Discontinuation of VHS Support at Reed / YouTube to VHS 🎊

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Notices have appeared in the various media labs around campus: Reed is discontinuing all VHS support, beginning this Fall.

The news has come without fanfare, and those who did see the signs were, in all likelihood, even more surprised to learn that, until now, Reed’s A/V department actually still did support VHS. After all, nearly thirty years have passed since the format’s peak popularity. By the time most current Reedies’ autobiographical memories began, VHS was already on its way out; even DVD, its successor, is on its last legs. So, in some ways, we all said goodbye to VHS a long time ago, and the announcement comes as a formality.

At the same time, though, does anyone else feel just a little bit sad about it? Granted, my thesis relies on VHS technology, so I may be biased, but the vinyl and cassette tape revivals suggest that I am not alone in clinging to dated physical media. To me, this seems to reflect pervasive anxieties surrounding our increasingly cloud-based lifestyles. In contrast, VHS in particular has a fuzzy, grainy, soft fleshiness that constantly reminds of its physicality.

Until recently, I had been sitting on a pile of VHS tapes that I had no way of playing. Essentially, they existed as useless, clunky plastic bricks in a box in my closet, and I began to wonder whether my nostalgia for them was more in response to their actual content, or to their physical properties. To explore this, I set out to place unmistakably contemporary material (in my case, footage produced by a certain Youtube youth subculture) onto the older format. I would like to briefly walk my reader through my experiment in the hopes that maybe VHS can live on at Reed in some form or another.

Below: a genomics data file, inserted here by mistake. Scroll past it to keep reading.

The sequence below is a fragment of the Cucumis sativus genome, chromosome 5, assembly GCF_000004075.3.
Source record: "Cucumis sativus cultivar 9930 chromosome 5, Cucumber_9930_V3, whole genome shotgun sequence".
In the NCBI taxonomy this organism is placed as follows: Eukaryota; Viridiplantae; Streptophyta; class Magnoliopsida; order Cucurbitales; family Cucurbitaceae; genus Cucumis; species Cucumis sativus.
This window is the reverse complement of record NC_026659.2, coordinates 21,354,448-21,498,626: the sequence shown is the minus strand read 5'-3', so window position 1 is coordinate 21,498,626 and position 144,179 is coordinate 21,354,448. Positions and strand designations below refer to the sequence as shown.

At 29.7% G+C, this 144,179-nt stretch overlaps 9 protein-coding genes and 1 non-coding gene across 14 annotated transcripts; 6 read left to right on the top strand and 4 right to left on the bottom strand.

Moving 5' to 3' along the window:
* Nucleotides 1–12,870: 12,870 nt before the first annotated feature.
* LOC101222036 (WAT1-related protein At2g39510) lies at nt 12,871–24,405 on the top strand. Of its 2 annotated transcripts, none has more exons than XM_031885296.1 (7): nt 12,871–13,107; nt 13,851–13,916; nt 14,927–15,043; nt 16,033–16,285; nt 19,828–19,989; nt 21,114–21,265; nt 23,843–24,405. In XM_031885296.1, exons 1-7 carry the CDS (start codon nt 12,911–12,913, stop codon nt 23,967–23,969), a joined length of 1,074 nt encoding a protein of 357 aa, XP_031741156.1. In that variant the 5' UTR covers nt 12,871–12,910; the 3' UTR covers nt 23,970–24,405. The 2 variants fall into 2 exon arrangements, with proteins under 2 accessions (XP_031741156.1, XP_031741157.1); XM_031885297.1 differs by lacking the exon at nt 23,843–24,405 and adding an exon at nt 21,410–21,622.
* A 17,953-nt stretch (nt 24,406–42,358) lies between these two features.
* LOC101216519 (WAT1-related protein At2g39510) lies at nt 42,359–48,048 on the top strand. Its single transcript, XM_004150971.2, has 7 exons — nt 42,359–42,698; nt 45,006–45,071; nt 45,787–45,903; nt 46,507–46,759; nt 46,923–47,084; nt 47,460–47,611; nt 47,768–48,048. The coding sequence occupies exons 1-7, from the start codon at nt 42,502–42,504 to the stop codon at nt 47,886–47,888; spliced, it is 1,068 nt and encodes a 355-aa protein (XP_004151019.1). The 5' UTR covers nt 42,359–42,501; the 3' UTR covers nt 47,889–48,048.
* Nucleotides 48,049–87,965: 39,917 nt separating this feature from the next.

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The bottom line is that transferring digital video material to VHS was more difficult than I had anticipated it would be. I asked for plenty of help, revising and refining my process along the way. My first attempt involved mini DV tapes (another obsolete technology), as well as a decade-old version of Final Cut installed on only a handful of the older computers on campus. Final Cut offered the option of recording straight from the computer to mini DV tape, which later versions omit. Once I had the material on mini DV, I used this sort of mini DV —> VHS machine (notice that they now start at 700 dollars, used, on Amazon—luckily, Reed owns one already) to transfer the footage over to VHS tape. I should note that blank VHS tapes are difficult to find at this point, and I took to checking the local Goodwill stores for them nearly every day. I have seen sets of eight go for a hundred dollars on Craigslist!

The mini DV method worked, but after deciding that it would be best not to introduce another obsolete technology to the mix, I finally stumbled on what, at this point in time, has been the easiest way to do it. All one needs is a digital media player (not super expensive, and Reed has them available to check out—I used this one) and a flash drive. Once the desired video files are saved to the flash drive, just insert it into the port on the digital media player and connect the video (yellow) and audio (red and white) cables to the VCR’s inputs. Make sure the VCR is outputting to a monitor (you can disconnect after recording has begun, but as far as I can tell, you need to initially connect it in order to see and control the media player’s menu), insert a blank VHS tape, start the video on the computer, and hit the record button on the VCR. After recording all the VHS tapes, the video files should play sequentially down the list, in alphabetical order. One more thing—at least in my case, there was a clearly labeled button on the digital media player’s remote that toggled between 4:3 and 16:9 aspect ratios, which allowed me to fit the Youtube videos onto an old tube TV without stretching or distorting them (VHS plays in 4:3 ratio).

So, it has been fun and exciting to create original VHS tapes, and I would encourage anyone to give it a shot. They make great gifts. I like to view the end of VHS support at Reed as a cue that the technology is now officially old enough for a real revival. Check out the VHS tapes that can still be found in nooks around campus, gathering dust atop professors’ bookshelves, or lying forgotten in drawers, unsung time capsules. In any case, there are bound to be some gems floating around.

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